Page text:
In the afterword to this collection of seven ghostly tales, author Mariko Koike states that a powerful awareness of death entered her consciousness at an early age. Her strange yet beautiful stories seem to assert that there is no clear boundary between the living and the dead, or indeed between truth and fiction.
Of note are several tales that involve dead people returning to the world of the living. In Nubatama no (Darkness), the narrator is a college professor of Western art, now in his mid-forties, who lost his wife to an illness two years ago. She was a former student, 13 years his junior, and they had gotten married when she was 22, but their happiness had been cut short just ten years later. The narrator was devastated by the loss, his grief all the deeper for having loved his wife the more, and with no children from the marriage either, he struggles to find the will to go on. In the time since her death, he has increasingly missed work and stopped taking good care of himself. Then his dead wife begins to appear before him, and as her visits grow in frequency, he sometimes feels even the touch of her hand in his. He yearns for her to lead him by that hand into the world of the dead where she awaits.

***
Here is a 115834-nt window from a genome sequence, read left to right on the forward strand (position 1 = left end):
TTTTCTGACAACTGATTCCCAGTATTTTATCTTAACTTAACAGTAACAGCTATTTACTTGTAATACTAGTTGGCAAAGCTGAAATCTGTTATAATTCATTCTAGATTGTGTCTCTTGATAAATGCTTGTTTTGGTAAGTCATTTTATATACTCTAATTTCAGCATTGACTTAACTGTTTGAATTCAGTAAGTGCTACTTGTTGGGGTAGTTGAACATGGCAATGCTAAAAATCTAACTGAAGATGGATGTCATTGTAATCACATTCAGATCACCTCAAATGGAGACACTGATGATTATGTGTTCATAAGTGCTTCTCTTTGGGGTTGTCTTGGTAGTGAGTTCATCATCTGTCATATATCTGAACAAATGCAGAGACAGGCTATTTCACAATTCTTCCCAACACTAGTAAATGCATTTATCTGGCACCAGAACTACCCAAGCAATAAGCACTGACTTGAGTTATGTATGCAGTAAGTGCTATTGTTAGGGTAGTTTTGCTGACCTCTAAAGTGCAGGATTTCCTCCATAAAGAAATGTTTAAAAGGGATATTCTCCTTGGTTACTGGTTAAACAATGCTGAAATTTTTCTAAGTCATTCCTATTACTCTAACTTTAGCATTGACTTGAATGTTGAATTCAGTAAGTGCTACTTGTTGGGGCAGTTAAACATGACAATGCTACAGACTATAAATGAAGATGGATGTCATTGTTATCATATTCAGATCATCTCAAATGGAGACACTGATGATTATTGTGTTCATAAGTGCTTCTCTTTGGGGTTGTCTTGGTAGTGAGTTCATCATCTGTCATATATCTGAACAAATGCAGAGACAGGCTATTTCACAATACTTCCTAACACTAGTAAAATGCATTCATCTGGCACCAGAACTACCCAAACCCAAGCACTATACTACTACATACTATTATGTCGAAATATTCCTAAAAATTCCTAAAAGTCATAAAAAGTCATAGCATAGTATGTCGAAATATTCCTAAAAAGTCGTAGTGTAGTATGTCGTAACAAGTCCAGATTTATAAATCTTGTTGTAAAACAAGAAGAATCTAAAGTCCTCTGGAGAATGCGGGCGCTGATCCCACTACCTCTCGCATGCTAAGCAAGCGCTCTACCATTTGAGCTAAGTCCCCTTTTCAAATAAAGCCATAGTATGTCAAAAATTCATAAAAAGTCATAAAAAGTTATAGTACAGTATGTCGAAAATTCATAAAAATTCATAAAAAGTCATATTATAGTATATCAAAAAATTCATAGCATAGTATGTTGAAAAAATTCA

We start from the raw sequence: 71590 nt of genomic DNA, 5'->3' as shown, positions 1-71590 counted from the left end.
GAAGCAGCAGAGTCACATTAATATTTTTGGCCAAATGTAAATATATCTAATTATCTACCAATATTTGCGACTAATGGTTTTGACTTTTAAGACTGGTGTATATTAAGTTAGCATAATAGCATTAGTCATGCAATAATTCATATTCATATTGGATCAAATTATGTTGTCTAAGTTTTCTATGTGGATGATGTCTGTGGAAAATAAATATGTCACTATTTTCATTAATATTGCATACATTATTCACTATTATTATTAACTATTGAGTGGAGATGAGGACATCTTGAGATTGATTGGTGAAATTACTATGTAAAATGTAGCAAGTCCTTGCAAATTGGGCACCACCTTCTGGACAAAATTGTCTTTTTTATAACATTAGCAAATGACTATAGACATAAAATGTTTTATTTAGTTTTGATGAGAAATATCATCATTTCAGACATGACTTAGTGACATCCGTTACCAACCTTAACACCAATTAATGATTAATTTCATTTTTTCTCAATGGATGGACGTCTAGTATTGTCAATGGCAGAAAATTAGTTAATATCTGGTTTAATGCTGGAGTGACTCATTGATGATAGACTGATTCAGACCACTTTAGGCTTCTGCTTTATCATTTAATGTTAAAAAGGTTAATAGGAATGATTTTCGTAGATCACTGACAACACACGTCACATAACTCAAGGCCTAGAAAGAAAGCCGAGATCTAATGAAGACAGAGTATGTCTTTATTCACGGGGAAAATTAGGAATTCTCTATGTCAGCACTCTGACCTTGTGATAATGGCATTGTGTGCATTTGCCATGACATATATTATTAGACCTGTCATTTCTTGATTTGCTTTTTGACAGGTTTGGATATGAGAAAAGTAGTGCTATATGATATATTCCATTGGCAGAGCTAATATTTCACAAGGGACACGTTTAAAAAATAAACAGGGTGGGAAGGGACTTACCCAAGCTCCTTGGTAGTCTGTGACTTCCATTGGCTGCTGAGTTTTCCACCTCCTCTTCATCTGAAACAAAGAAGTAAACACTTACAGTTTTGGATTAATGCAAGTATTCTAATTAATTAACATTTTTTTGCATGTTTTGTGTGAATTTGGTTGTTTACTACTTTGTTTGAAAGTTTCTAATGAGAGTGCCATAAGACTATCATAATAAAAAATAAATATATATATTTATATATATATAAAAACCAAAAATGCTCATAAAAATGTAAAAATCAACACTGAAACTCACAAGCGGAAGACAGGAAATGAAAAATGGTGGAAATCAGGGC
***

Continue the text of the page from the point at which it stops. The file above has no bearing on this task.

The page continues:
In Kaeru (Return), the female narrator is visited by her younger brother, who died at the age of 11 but now appears before her as a man in his forties. In Kōfuku na ie (Happy Home), a story with a tricky twist to it, one of two daughters who died 42 years ago in a family murder-suicide is the narrator, still wandering about in this world.
The ghosts in these stories do not frighten the people to whom they appear. Rather, their living counterparts respond to them believingly, welcoming their existence. Even so, the tales do send chills up and down one’s spine?all the more so because they offer no clear linkages of cause and effect, and no resolution of underlying mysteries.